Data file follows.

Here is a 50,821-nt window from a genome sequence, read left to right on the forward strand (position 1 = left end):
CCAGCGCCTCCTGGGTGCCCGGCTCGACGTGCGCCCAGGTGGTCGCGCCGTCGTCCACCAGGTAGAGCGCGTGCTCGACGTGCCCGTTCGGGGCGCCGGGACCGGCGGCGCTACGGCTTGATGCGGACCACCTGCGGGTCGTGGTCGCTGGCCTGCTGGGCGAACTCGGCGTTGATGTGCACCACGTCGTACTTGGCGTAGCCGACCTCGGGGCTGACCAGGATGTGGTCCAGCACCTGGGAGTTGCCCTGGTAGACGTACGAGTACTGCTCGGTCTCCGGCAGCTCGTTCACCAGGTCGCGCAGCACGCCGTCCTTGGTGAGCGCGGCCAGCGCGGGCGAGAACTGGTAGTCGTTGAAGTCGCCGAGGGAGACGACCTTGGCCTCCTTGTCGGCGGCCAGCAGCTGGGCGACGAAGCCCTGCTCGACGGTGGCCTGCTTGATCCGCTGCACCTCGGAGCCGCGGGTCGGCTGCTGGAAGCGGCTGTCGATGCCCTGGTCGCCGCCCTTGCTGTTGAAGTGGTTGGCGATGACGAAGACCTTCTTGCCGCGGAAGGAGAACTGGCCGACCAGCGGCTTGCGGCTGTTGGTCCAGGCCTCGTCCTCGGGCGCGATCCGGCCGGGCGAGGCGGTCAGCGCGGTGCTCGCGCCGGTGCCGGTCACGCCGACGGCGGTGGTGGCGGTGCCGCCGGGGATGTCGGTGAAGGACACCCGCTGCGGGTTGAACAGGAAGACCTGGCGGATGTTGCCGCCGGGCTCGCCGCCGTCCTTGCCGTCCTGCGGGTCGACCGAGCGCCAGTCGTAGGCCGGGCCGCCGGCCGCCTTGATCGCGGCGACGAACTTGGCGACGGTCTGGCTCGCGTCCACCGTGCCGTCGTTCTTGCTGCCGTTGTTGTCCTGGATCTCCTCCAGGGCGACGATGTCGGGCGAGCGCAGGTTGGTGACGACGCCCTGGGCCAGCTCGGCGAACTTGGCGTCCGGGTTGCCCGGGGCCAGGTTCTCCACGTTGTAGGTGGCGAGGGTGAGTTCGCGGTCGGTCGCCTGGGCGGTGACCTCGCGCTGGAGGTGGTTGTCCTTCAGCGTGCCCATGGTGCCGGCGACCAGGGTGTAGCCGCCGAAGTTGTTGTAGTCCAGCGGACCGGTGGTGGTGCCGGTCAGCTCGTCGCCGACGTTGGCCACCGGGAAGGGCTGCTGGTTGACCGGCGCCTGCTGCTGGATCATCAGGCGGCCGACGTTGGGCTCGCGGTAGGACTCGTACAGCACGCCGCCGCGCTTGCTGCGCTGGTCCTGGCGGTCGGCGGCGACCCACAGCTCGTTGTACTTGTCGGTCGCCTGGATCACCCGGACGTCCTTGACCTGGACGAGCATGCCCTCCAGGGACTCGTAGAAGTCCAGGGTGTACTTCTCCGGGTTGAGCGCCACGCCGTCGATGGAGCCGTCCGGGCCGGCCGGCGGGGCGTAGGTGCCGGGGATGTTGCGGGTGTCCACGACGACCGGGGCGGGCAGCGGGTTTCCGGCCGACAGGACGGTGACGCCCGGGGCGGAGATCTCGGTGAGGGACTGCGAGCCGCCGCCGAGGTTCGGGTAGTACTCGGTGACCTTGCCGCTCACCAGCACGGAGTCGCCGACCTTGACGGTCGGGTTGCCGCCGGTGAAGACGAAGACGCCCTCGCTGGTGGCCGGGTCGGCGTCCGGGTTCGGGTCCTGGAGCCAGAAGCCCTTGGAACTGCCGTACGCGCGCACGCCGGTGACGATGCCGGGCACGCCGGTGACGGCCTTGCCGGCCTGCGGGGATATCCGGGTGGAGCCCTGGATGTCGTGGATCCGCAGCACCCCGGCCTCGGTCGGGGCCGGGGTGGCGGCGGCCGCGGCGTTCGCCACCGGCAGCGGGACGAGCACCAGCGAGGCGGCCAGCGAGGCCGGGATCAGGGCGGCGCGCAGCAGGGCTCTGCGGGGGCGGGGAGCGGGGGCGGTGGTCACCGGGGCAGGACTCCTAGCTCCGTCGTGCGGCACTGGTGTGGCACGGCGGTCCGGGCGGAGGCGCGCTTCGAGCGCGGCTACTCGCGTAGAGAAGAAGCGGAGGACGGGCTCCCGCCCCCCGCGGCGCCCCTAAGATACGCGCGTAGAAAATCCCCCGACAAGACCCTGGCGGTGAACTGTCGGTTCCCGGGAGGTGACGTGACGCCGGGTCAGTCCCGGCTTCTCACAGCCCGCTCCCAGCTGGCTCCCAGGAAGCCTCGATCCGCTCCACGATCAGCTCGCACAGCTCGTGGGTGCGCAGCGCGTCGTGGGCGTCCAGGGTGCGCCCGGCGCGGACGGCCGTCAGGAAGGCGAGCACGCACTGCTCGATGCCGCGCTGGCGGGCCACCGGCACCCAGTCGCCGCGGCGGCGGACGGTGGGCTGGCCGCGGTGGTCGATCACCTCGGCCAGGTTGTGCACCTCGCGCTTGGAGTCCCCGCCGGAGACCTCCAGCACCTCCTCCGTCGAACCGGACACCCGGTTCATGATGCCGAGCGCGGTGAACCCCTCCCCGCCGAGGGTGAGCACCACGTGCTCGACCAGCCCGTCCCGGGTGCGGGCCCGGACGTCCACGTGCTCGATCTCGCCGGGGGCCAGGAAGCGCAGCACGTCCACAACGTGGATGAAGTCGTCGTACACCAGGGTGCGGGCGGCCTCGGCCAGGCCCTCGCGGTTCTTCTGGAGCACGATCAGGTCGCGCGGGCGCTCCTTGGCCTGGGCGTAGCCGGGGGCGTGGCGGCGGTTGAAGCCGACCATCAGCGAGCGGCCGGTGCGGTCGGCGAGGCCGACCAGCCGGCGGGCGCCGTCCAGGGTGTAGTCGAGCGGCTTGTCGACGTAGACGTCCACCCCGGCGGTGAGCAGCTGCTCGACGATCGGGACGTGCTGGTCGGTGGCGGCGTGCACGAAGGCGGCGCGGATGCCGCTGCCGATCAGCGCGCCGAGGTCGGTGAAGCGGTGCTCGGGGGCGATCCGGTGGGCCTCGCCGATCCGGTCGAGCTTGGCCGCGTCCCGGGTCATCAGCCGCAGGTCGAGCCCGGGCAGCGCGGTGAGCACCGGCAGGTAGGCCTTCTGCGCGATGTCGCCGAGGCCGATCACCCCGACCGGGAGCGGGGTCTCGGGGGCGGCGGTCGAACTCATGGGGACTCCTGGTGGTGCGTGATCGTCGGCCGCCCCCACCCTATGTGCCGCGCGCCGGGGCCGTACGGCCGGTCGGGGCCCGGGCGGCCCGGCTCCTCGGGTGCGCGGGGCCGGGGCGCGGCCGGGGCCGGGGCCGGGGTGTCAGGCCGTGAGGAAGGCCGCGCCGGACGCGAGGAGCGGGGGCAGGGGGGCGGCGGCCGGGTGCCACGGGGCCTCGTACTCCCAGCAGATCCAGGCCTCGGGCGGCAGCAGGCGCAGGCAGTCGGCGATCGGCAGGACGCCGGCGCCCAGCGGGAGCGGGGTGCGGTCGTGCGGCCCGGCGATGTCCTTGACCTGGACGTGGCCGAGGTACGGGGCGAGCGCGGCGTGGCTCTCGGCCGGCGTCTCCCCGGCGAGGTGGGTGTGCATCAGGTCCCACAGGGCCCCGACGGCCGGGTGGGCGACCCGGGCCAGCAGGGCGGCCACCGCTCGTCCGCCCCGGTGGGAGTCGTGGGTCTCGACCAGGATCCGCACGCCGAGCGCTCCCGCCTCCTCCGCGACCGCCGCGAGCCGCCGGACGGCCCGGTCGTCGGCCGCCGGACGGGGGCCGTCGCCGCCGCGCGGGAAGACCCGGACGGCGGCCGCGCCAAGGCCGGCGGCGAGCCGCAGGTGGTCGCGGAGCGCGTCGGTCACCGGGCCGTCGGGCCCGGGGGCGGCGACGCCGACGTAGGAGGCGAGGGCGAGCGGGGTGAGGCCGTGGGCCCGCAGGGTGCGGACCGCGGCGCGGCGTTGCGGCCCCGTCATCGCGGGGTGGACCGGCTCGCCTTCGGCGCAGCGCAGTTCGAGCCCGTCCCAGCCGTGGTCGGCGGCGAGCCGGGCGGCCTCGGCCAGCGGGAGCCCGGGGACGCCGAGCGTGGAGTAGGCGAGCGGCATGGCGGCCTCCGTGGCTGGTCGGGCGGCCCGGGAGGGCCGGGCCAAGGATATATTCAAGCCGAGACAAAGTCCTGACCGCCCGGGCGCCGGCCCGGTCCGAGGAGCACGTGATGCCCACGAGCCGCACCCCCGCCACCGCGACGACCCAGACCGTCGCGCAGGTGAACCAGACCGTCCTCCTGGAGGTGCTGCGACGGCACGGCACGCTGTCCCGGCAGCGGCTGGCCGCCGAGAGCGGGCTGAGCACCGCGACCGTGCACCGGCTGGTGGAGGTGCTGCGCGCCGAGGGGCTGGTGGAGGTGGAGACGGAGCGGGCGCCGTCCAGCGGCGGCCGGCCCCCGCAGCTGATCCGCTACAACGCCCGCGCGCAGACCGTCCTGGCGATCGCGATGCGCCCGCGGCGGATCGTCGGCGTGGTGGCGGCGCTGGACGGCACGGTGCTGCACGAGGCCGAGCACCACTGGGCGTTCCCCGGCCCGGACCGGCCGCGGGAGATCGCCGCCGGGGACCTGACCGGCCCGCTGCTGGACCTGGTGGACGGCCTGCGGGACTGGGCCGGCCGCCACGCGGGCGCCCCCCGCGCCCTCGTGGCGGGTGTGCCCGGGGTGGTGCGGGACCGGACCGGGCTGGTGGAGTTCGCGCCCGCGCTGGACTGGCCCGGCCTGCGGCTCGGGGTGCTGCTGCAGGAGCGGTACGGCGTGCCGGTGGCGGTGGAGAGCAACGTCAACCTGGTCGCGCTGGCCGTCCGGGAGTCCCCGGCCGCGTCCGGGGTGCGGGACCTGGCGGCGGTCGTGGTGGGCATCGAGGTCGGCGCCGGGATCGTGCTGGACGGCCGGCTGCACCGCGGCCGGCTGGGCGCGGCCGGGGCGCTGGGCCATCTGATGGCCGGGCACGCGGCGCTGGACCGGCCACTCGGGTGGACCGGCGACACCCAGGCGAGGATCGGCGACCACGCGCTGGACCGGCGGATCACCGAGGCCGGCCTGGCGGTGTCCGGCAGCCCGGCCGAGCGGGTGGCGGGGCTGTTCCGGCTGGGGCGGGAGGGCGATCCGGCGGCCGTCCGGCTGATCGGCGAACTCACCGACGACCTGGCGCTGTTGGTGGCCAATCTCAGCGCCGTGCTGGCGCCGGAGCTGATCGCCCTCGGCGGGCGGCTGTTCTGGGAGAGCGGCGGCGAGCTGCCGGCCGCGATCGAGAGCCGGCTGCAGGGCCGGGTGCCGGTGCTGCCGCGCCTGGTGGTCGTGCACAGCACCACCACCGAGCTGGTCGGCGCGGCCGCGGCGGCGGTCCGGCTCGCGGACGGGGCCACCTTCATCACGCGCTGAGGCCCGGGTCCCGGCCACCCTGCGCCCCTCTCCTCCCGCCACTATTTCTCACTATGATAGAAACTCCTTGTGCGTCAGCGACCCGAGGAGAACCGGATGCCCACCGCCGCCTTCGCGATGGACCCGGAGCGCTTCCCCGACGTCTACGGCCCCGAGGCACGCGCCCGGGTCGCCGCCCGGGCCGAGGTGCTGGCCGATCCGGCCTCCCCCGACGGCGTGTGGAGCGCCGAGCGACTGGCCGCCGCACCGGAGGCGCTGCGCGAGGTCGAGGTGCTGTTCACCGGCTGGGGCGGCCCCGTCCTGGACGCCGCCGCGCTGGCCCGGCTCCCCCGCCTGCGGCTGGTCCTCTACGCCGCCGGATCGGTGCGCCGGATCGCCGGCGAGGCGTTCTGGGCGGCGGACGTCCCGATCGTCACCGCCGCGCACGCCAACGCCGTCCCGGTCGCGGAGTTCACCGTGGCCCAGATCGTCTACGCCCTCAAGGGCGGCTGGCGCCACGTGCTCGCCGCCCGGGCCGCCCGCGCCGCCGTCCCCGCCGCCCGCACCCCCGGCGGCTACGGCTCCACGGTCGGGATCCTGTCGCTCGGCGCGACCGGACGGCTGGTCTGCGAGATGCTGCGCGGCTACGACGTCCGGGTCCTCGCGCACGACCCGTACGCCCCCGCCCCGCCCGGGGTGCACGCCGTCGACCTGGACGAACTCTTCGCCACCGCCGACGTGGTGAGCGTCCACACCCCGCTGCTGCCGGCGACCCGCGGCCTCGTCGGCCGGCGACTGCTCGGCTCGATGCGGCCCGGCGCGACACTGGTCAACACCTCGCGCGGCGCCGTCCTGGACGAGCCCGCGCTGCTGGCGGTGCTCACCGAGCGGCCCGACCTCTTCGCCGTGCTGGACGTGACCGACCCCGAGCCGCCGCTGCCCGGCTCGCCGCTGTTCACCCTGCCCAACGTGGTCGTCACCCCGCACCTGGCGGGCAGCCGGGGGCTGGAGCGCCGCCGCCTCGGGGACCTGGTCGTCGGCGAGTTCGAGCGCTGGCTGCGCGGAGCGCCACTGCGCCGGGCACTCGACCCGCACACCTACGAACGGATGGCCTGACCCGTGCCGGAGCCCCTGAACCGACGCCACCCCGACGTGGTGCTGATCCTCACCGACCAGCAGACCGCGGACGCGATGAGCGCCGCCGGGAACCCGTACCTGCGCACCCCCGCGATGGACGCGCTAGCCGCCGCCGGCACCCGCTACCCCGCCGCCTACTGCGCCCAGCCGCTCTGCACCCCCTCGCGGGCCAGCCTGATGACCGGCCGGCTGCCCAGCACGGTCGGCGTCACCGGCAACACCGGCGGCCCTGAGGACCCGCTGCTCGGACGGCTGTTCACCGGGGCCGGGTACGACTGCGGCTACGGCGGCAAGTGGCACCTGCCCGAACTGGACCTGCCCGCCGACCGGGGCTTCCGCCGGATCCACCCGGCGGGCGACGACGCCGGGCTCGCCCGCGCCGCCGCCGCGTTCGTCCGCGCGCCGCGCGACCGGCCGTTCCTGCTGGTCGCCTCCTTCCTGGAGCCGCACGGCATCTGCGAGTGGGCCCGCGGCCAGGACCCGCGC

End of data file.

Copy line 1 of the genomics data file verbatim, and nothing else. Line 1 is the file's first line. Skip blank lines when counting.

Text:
Here is a 50,821-nt window from a genome sequence, read left to right on the forward strand (position 1 = left end):